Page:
“A thousand apologies for the row over Nutella,” she wrote on her official Twitter account last week, after she called for a boycott of the hazelnut-chocolate spread for its use of palm oil. She suggested on French television that palm oil was responsible for widespread deforestation – but Ferrero has refuted her comments, highlighting its commitment to sourcing 100% sustainable palm oil, which it met in 2013, two years ahead of its original target.
NGOs have also leapt to the company’s defence, including Greenpeace, which pointed out that Ferrero was an industry leader in its sustainable sourcing policy for palm oil.
“Ferrero… has an ambitious policy to ensure that the palm oil it purchases is not linked to deforestation,” said Greenpeace Netherlands palm oil coordinator Suzanne Kroger. “We therefore consider Ferrero to be one of the more progressive consumer-facing companies with regards to palm oil sourcing.
“…Greenpeace is not in favour of boycotting products containing palm oil. While palm oil production is linked to deforestation and social conflict, it is also a valuable contributor to the economies and livelihoods of local communities in countries like Indonesia. Calling for a blanket boycott of this agricultural crop will not solve problems in its production.”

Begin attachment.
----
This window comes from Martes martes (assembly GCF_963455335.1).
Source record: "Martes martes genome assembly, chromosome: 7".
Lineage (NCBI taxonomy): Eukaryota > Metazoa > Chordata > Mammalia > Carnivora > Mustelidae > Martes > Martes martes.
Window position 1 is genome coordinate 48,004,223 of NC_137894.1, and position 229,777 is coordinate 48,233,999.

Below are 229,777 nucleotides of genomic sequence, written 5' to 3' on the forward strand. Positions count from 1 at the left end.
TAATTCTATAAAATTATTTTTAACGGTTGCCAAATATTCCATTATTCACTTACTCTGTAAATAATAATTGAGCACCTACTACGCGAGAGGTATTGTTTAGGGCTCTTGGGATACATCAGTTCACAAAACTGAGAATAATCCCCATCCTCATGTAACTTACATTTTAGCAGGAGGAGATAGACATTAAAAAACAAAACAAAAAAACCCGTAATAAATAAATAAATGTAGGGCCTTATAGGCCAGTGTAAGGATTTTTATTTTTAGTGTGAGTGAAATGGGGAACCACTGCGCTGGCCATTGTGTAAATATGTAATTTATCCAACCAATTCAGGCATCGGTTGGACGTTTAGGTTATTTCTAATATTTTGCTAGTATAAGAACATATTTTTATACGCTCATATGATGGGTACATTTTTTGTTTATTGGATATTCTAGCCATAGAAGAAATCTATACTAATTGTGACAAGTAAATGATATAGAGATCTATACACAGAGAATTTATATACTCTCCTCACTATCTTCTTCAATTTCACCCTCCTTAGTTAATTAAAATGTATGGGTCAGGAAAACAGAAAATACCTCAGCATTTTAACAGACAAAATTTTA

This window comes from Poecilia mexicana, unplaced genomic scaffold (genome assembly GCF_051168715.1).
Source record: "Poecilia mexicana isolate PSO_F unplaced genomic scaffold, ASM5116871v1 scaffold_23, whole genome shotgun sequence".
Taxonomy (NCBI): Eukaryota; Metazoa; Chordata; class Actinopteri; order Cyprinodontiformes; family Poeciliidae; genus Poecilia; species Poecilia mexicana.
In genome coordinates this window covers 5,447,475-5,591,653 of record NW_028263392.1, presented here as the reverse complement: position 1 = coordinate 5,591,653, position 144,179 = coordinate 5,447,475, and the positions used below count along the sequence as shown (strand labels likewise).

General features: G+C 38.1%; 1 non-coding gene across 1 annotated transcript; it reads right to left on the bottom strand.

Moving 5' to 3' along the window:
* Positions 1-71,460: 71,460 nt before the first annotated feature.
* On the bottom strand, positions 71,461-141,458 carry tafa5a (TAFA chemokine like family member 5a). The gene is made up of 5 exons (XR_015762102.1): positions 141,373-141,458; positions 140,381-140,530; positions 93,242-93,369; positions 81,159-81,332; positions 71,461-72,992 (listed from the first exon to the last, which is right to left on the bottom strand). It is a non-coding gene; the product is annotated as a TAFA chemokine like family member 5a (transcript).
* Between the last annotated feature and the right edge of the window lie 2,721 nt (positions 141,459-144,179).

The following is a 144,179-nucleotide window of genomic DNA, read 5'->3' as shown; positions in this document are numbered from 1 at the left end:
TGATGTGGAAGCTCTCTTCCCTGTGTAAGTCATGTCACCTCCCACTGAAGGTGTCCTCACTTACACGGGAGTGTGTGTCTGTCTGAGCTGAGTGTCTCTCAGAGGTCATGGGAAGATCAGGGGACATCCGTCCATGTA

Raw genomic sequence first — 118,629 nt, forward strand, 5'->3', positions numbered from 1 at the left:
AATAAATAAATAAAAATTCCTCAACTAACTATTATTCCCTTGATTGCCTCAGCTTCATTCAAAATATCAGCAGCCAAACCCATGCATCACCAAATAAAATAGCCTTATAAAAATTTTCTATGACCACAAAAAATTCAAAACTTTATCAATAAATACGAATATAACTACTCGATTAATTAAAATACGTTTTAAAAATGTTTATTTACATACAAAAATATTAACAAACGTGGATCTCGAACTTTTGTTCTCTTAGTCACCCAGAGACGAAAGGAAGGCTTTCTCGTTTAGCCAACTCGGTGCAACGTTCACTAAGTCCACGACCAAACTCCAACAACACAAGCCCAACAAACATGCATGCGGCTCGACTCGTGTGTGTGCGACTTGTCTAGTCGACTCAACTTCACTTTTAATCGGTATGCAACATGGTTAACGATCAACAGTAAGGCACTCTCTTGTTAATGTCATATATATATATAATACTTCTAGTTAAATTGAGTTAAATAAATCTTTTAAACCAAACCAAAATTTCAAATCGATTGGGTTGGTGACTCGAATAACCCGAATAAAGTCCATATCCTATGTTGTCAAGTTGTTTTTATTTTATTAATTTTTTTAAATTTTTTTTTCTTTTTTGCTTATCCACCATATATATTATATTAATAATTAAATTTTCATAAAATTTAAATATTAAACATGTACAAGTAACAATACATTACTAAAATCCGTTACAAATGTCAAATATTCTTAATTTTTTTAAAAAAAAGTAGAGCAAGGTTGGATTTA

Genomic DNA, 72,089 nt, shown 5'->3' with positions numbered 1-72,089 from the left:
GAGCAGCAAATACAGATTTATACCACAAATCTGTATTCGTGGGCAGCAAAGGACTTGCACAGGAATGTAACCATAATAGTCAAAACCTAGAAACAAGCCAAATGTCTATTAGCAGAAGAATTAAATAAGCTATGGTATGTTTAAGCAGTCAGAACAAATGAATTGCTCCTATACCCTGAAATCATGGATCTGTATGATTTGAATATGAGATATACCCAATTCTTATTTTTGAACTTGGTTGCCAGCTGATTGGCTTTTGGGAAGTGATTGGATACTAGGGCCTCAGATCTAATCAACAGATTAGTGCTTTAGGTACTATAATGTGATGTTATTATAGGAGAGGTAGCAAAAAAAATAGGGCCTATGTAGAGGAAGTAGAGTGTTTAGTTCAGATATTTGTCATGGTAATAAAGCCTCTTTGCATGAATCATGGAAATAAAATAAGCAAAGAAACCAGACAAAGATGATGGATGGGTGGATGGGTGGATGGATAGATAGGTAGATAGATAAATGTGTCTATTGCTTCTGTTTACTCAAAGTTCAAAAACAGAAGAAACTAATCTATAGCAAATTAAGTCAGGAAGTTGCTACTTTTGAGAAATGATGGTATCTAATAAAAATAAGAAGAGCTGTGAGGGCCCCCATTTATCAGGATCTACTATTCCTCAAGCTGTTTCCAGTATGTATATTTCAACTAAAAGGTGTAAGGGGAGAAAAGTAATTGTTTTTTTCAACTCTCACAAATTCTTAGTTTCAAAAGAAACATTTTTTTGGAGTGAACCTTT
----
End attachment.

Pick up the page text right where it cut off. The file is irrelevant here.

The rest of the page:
Royal said she would “highlight the progress” Ferrero had made, but her comments about palm oil’s links with deforestation reflect a broader reality within the palm oil industry.
Even the Roundtable for Sustainable Palm Oil (RSPO) says it “recognises that palm oil’s cultivation is one of the major causes of deforestation in South-East Asia”. Indeed, it was set up in 2004 to tackle the issue. It now certifies one-fifth of the world’s palm oil as sustainably sourced, but acknowledges that more needs to be done to improve the credibility of its certification.
“To this end, the RSPO Board of Governors has recently announced its intention to adopt a set of additional voluntary criteria, aimed at further enhancing the existing certification requirements on peat, deforestation and indigenous people’s rights,” it said in a statement.
RSPO has called on all European companies to source 100% certified sustainable palm oil by 2020, and has encouraged other companies to follow Ferrero’s lead.